Zapatista rebels ready to talk with new Mexican President


The leader of the Zapatista rebels yesterday said he is ready to travel to Mexico City and negotiate with the country's new president, Mr Vicente Fox, for an end to the seven-year clash between the government and guerrillas.

The rebels took up arms under the leadership of "Subcomandante Marcos" on New Year's Day 1994 and this weekend's surprise move to wards peace negotiations brings to an end a four-year stalemate in which dozens have died.

In his inaugural speech last Friday, President Fox pledged to promote a law guaranteeing indigenous rights - a key demand of the Zapatistas - and promised a "new dawn" in the conflict-torn state of Chiapas.

In a dramatic midnight announcement, the president ordered troops to be pulled back in the southern state, just hours before Mr Marcos was due to appear in public for the first time in more than a year.

"The resumption of talks between the federal government and the Zapatista army is possible," Mr Marcos said on Saturday from his headquarters in the jungle village of La Realidad. The rebel leader, who walked out on government talks four years ago, said he would lead a delegation of 24 Zapatista commanders to Mexico City in February to lobby in favour of the indigenous rights bill. Mr Fox has promised to send the bill to the congress tomorrow.

The bill was elaborated from the San Andres accords signed in 1996, but the then government's failure to present it to congress prompted Mr Marcos to take his rebels back to their jungle hideouts.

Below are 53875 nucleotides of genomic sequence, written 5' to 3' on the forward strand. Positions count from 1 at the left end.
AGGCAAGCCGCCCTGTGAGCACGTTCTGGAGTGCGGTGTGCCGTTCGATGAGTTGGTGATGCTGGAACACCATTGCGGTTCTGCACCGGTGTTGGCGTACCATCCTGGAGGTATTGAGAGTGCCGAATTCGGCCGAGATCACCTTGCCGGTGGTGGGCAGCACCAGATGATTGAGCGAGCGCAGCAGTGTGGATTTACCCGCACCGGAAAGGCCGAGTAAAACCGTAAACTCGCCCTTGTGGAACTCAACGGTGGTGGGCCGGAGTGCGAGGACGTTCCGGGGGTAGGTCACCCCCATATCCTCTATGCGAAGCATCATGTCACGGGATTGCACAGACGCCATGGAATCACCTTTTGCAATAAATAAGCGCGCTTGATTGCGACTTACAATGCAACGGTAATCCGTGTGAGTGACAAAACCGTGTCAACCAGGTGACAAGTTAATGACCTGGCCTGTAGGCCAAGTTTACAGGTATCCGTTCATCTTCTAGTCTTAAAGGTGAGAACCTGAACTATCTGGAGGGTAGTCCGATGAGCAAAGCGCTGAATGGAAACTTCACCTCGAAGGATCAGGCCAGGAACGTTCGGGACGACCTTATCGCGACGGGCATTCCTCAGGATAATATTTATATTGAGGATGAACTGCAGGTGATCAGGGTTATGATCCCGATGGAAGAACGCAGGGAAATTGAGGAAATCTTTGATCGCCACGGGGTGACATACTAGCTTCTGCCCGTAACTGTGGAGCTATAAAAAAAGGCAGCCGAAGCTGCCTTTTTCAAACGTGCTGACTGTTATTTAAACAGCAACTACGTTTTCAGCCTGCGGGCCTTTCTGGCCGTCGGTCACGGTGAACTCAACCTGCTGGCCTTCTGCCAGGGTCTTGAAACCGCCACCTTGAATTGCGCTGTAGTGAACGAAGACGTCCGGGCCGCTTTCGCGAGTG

"The country needs this law that will not only respond to indigenous demands but will be a great step forward for the peace process," Mr Marcos said. Although he set several conditions for a return to the peace table, including the permanent withdrawal of seven specific military camps near Zapatista strongholds, his general tone was positive.

"You start from zero in terms of credibility and trust," he said, reading an open letter to Mr Fox. Although he added a few gibes at the new president's "contradictions and frivolities", Mr Marcos described the initial troop withdrawal as "a sign of greater commitments to come." He also welcomed the naming of Mr Luis Alvarez (85), as Chiapas peace commissioner. The former senator is a long-time supporter of the indigenous rights bill.

Mr Fox received the news while on a whirlwind tour of the country during the second day of his inauguration celebrations. "With great happiness we have heard that the Zapatistas have accepted dialogue. There's a new way of thinking," he said.